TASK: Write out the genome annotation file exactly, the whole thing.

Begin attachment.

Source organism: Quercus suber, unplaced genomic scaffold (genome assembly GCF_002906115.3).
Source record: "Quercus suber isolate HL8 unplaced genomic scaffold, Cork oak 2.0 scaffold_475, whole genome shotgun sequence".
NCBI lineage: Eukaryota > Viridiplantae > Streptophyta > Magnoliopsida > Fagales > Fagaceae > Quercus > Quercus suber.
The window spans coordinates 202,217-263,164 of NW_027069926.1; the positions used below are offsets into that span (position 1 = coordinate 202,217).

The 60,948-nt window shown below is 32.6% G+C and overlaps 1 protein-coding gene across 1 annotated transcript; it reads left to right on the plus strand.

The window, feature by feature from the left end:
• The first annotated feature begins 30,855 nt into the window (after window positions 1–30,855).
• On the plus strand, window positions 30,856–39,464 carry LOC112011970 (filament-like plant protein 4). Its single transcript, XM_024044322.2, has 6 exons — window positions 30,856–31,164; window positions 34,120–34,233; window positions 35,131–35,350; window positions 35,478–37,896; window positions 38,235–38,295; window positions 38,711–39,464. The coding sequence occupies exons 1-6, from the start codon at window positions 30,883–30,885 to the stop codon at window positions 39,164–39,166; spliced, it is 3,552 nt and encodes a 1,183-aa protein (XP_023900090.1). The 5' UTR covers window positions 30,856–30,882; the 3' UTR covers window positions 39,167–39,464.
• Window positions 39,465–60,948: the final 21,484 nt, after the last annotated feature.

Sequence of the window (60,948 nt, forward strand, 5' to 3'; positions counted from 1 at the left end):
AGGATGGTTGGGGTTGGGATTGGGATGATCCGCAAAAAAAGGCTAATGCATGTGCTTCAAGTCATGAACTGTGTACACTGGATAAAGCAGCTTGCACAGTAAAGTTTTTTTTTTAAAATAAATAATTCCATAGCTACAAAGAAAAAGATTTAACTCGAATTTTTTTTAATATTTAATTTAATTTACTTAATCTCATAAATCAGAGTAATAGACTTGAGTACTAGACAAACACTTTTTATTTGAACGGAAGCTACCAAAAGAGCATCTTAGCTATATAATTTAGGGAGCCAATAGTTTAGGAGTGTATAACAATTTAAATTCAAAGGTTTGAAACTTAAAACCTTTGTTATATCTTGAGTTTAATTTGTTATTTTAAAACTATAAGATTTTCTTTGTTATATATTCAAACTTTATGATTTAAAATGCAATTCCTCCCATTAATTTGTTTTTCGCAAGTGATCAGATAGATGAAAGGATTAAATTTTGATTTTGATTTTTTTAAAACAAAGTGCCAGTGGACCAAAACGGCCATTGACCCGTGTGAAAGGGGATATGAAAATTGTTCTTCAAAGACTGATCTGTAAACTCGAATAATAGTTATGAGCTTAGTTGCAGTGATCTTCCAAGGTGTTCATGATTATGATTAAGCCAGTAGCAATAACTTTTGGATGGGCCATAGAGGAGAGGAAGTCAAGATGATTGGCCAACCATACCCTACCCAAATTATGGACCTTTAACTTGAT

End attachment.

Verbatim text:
Source organism: Quercus suber, unplaced genomic scaffold (genome assembly GCF_002906115.3).
Source record: "Quercus suber isolate HL8 unplaced genomic scaffold, Cork oak 2.0 scaffold_475, whole genome shotgun sequence".
NCBI lineage: Eukaryota > Viridiplantae > Streptophyta > Magnoliopsida > Fagales > Fagaceae > Quercus > Quercus suber.
The window spans coordinates 202,217-263,164 of NW_027069926.1; the positions used below are offsets into that span (position 1 = coordinate 202,217).

The 60,948-nt window shown below is 32.6% G+C and overlaps 1 protein-coding gene across 1 annotated transcript; it reads left to right on the plus strand.

The window, feature by feature from the left end:
• The first annotated feature begins 30,855 nt into the window (after window positions 1–30,855).
• On the plus strand, window positions 30,856–39,464 carry LOC112011970 (filament-like plant protein 4). Its single transcript, XM_024044322.2, has 6 exons — window positions 30,856–31,164; window positions 34,120–34,233; window positions 35,131–35,350; window positions 35,478–37,896; window positions 38,235–38,295; window positions 38,711–39,464. The coding sequence occupies exons 1-6, from the start codon at window positions 30,883–30,885 to the stop codon at window positions 39,164–39,166; spliced, it is 3,552 nt and encodes a 1,183-aa protein (XP_023900090.1). The 5' UTR covers window positions 30,856–30,882; the 3' UTR covers window positions 39,167–39,464.
• Window positions 39,465–60,948: the final 21,484 nt, after the last annotated feature.

Sequence of the window (60,948 nt, forward strand, 5' to 3'; positions counted from 1 at the left end):
AGGATGGTTGGGGTTGGGATTGGGATGATCCGCAAAAAAAGGCTAATGCATGTGCTTCAAGTCATGAACTGTGTACACTGGATAAAGCAGCTTGCACAGTAAAGTTTTTTTTTTAAAATAAATAATTCCATAGCTACAAAGAAAAAGATTTAACTCGAATTTTTTTTAATATTTAATTTAATTTACTTAATCTCATAAATCAGAGTAATAGACTTGAGTACTAGACAAACACTTTTTATTTGAACGGAAGCTACCAAAAGAGCATCTTAGCTATATAATTTAGGGAGCCAATAGTTTAGGAGTGTATAACAATTTAAATTCAAAGGTTTGAAACTTAAAACCTTTGTTATATCTTGAGTTTAATTTGTTATTTTAAAACTATAAGATTTTCTTTGTTATATATTCAAACTTTATGATTTAAAATGCAATTCCTCCCATTAATTTGTTTTTCGCAAGTGATCAGATAGATGAAAGGATTAAATTTTGATTTTGATTTTTTTAAAACAAAGTGCCAGTGGACCAAAACGGCCATTGACCCGTGTGAAAGGGGATATGAAAATTGTTCTTCAAAGACTGATCTGTAAACTCGAATAATAGTTATGAGCTTAGTTGCAGTGATCTTCCAAGGTGTTCATGATTATGATTAAGCCAGTAGCAATAACTTTTGGATGGGCCATAGAGGAGAGGAAGTCAAGATGATTGGCCAACCATACCCTACCCAAATTATGGACCTTTAACTTGAT